The late, great Molly Ivins, whom I never got to meet myself - "Raise more hell! P.S. Great boyfriend!"

    Less personalized:

    Henry Louis Gates Jr. - "All the best!"
    Derrick Bell - "My best wishes"

    The only signing that disappointed me was when I had John Yoo sign a book for a Republican friend. There was no line of people waiting, and I'd told Yoo that the friend was an admirer of his (I know, weird friends), but he just signed "Best wishes." Something like "Waterboard away!" would have been nice -- if half the people you meet think you're evil, and the other half think the first half are naive idiots, shouldn't you have a little fun with that?

    I agree with everyone who says to have people write down what they want on a card (have them specify whether they want a name, and if so which, or a date, and if they want any kind of message). It removes the ambiguity. If you interact with your audience, e.g. by taking questions after the reading, and someone with whom you talked asks for your signature, it's nice to put a message that references something from that. (The Dan Savage message was in 2003, when I wanted to quiz him on Iraq and he wanted to talk about sex.)

    Donna Lee Anderson March 23rd, 2008 at 11:59 am

    I have only published one book (IMJUSTCURIOUS) about internet dating for the more mature woman and hoping to publish #2 and #3. In my limited book signing I found that people (readers after a signed book) don't usually want to talk to me the signer. They are so busy being cute and talking to their "friend" about their experiences in dating,, etc. that they hardly have time to give me their name. Maybe when I get more famous that will change. d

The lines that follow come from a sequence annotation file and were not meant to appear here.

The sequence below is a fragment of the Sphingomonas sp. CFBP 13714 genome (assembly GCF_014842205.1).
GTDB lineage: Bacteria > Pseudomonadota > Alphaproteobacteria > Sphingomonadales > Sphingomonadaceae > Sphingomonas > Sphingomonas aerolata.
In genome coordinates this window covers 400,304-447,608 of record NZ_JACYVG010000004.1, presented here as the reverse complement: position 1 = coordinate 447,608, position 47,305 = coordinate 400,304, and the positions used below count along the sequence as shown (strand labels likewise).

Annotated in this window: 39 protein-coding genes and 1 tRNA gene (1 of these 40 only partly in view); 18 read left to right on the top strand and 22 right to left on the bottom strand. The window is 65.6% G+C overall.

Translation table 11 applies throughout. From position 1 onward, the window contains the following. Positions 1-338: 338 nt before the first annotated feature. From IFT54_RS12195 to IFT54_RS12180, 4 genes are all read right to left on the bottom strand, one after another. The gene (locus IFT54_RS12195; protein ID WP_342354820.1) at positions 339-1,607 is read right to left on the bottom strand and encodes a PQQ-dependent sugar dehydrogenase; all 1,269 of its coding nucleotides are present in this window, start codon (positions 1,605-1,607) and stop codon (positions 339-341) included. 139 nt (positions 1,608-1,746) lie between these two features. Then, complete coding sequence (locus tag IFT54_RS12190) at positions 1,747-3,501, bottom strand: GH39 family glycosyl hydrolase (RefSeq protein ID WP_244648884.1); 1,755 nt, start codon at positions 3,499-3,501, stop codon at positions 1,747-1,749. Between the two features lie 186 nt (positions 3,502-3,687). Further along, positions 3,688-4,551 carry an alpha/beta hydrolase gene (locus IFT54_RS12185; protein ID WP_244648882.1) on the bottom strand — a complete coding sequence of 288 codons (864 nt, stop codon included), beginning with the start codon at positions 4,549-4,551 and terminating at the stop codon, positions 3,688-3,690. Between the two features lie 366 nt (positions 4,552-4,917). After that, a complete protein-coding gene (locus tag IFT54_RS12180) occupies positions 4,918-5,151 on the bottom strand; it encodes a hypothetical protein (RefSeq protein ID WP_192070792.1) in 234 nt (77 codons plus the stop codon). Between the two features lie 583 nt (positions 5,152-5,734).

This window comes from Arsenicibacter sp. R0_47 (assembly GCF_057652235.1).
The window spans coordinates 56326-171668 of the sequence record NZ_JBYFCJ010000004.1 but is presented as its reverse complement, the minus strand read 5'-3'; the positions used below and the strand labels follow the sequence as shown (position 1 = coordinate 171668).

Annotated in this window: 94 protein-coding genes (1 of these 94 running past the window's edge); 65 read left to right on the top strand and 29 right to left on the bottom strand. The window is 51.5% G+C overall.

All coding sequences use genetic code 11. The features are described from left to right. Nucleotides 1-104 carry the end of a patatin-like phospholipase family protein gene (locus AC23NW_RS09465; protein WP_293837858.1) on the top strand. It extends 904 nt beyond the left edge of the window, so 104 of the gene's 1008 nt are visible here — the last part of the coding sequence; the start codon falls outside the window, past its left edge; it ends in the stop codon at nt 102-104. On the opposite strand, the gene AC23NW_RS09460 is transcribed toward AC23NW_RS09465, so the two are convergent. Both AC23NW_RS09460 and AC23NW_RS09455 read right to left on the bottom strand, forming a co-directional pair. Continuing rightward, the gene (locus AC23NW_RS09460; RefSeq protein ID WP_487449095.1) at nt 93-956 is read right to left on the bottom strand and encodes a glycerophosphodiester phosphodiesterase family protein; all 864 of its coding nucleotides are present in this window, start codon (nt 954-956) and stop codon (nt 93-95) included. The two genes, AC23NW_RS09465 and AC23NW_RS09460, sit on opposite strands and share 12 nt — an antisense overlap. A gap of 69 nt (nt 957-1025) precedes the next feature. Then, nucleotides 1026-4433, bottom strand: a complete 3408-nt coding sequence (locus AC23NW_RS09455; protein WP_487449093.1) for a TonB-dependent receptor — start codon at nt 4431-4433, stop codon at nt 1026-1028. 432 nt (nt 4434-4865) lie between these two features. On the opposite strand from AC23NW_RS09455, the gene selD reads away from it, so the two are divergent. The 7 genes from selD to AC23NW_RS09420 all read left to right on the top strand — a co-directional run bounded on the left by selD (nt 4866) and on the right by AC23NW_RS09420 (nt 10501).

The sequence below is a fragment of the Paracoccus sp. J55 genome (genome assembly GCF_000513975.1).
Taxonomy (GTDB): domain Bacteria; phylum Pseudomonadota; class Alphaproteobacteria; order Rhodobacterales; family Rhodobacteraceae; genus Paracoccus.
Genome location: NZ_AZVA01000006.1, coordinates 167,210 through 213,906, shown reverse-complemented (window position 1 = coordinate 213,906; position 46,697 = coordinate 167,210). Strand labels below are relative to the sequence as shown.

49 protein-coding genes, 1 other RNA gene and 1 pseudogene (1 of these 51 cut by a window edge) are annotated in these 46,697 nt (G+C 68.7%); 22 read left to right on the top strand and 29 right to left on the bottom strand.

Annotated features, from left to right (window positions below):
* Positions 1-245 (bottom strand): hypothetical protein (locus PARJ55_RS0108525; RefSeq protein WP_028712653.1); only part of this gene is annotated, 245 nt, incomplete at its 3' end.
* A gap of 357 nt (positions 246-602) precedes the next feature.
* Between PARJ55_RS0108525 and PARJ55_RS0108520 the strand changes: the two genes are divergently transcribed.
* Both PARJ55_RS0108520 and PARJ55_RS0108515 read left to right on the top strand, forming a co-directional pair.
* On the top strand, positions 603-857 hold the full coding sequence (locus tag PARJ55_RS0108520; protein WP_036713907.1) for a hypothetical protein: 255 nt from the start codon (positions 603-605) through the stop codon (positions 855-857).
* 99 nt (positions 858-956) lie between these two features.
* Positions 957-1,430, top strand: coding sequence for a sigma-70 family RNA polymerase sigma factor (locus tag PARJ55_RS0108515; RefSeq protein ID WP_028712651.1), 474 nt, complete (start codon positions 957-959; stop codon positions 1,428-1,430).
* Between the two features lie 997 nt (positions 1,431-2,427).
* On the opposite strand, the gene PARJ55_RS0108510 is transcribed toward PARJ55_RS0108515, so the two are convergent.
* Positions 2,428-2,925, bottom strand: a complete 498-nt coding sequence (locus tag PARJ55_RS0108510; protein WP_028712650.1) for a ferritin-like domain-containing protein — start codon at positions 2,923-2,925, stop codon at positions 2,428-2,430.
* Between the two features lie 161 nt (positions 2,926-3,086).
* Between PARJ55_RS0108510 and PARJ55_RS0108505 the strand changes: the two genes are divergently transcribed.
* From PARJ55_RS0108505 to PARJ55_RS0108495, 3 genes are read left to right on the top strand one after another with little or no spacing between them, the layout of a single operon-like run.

Carol White March 26th, 2008 at 7:02 pm

    I love doing book signings after our presentation - and we have signed thousands! It is the author's opportunity to really connect with the audience and interact one-on-one, however briefly. Some nights we have signed only a handful, but then there are those magic nights when the line seems to never end - ahhhh....

    For friends and small groups, we ask if there is a special inscription. For larger signings we have a standard phrase unless someone requests something specific:

    Live Your Dreams
    Phil & Carol

    (yes, we both sign our names - and on the title page)

    Since the book is "Live Your Road Trip Dream", we think this is a quick to sign, but appropriate, notation.

    Live Your Dreams!